HMS Investigator Model Ship
The HMS Investigator Circumnavigated Australia
About the HMS Investigator wooden scale Model Ship
This model ship of the HMS Investigator was custom built from the following information:
- The original construction drawings.
About the construction of the HMS Investigator wooden scale Model Ship
- The hull is built using the Double Plank-on-Bulkhead construction method
- The bulkheads and keel are cut from marine grade pine plywood
- The first layer of planking is done plank by plank using Mahogany planks
- The second layer of planking is done using Mahogany Veneer strips
- The deck is made of Anagre, a light brown timber from the Amazon
- The hull is sheathed with real copper plates below the waterline
- The gunwale and stringers are made of American Walnut
- The fife rails and pin racks are made of American Walnut
- The deckhouses and gangways are made of Teak
- The masts and yards are made of Mahogany dowels
- The sails and ropes are made of linen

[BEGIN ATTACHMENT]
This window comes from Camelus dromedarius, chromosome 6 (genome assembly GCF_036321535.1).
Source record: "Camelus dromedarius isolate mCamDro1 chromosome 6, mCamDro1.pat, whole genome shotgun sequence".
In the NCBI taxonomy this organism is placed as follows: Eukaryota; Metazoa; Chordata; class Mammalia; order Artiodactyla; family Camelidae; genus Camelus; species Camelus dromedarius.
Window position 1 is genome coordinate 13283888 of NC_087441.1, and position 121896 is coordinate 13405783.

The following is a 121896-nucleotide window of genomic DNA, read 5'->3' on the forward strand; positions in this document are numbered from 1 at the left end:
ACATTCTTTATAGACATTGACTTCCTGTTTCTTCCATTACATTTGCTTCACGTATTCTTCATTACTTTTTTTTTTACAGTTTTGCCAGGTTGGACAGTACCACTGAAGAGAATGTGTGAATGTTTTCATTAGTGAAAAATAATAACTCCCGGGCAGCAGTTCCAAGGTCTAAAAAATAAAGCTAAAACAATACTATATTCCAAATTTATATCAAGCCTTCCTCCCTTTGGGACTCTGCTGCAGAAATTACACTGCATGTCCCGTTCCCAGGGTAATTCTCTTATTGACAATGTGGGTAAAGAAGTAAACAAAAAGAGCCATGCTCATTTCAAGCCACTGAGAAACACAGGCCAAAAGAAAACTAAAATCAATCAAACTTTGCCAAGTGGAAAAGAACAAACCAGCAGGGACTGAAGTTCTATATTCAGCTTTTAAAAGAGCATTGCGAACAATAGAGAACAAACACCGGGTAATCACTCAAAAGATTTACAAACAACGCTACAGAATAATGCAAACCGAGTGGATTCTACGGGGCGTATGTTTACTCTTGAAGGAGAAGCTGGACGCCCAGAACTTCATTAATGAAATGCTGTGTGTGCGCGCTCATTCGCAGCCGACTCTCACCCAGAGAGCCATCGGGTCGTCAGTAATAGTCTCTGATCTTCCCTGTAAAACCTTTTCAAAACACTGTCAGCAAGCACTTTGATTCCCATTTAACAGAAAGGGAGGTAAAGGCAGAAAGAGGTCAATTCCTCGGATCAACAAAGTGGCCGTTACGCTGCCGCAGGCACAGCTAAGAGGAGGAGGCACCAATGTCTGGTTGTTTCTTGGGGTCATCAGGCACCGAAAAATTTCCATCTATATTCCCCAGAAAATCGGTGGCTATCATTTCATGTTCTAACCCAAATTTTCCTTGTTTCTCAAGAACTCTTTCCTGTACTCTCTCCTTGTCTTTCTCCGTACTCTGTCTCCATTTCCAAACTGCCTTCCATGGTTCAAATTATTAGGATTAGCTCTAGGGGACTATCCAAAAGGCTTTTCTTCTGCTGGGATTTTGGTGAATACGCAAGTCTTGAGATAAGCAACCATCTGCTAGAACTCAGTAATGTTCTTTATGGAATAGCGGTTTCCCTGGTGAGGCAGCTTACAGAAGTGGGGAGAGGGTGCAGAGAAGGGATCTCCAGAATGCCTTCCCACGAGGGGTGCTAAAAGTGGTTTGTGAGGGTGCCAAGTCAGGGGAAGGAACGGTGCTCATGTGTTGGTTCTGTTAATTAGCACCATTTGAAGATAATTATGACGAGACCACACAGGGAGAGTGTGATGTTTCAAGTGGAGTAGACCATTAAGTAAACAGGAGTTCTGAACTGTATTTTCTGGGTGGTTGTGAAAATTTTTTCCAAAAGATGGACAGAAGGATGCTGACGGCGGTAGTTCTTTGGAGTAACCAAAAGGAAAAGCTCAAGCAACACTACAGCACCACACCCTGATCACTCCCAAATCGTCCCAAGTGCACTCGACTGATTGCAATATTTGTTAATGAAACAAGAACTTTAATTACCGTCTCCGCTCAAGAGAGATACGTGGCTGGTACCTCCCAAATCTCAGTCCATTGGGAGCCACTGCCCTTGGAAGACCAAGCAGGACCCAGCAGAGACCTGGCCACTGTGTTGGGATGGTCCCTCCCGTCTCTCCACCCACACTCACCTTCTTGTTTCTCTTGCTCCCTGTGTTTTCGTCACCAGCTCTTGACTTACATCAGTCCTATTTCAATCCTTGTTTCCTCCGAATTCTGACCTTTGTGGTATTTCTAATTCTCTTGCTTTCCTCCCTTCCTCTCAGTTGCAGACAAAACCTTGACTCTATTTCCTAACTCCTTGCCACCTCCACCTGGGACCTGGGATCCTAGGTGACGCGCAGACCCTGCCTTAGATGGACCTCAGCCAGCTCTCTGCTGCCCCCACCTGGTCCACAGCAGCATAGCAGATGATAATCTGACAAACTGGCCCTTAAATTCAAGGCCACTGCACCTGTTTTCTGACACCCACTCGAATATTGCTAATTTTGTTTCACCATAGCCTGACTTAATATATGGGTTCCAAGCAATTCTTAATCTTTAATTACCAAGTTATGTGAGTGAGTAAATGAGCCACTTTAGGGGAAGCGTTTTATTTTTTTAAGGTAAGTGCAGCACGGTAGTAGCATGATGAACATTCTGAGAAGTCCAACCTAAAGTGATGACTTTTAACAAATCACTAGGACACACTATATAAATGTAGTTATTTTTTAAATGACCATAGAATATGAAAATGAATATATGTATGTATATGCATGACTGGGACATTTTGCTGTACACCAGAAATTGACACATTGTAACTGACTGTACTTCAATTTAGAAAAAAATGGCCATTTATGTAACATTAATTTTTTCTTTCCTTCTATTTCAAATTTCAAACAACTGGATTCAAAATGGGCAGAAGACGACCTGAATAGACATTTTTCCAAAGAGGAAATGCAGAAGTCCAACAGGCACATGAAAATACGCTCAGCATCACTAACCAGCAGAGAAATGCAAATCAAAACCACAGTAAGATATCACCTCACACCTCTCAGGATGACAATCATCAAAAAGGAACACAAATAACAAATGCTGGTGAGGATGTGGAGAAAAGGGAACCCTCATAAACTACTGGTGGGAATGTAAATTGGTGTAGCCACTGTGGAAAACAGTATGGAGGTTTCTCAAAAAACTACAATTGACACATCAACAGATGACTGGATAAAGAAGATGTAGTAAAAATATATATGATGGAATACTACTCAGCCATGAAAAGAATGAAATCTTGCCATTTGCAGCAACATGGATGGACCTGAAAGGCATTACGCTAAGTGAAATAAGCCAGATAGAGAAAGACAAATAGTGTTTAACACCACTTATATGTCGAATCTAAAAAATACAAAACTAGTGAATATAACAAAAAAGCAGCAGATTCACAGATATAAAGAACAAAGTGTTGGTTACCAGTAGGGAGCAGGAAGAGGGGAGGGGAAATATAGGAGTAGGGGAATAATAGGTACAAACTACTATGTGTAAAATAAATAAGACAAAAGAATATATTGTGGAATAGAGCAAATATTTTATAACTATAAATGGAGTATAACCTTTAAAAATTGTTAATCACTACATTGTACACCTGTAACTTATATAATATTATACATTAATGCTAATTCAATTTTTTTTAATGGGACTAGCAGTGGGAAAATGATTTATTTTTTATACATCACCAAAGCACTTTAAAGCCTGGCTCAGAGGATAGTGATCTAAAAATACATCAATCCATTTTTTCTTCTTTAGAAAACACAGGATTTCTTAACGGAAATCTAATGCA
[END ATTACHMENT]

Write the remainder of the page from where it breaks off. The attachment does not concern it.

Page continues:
- The model is painted with acrylic paint
- The ornaments are cold cast in bronze and painted
History of the HMS Investigator
The Investigator is a ship-sloop build in Sunderland and was launched in 1795 under the name Fram. She had a complement of 88 and an armament of 22 guns.
In 1798 she was purchased by the Royal Navy to serve as an escort vessel and was renamed Xenophon.
Three years later she was renamed the Investigator. Under the command of Lt Matthew Flinders, the Investigator set sail from Spithead for Australia on 18 July 1801, calling at the Cape of Good Hope before setting out across the Indian Ocean. On 6 December 1801 sighting Cape Leeuwin of South West Australia. The Investigator circumnavigated Australia (with its fair share of troubles) between 6 December 1801 and 9 June 1803.
In 1804 Governor King of Sydney ordered a survey, which found that the Investigator could be repaired and returned to service.
In 1805 the Investigator sailed back to England, carrying two of Flinders’ botanists, Robert Brown and Ferdinand Bauer and their collections.
The Investigator continued in naval service for another few years, but in November 1810 the Investigator was sold with the intent to break her up. However the Investigator was not broken up but rebuilt as a commercial sailing vessel, brig or snow rigged and reverted to her former name Xenophon. As such, she continued to sail the globe up until 1861. In 1861 in Melbourne she was converted to a storage hulk and was registered as such.
In 1868 was the last change of ownership.
In 1872 the register was closed with the comment “broken up”.
Member of The Nautical Research Guild
Learn more about the HMS Investigator: https://en.wikipedia.org/wiki/HMS_Investigator_(1801)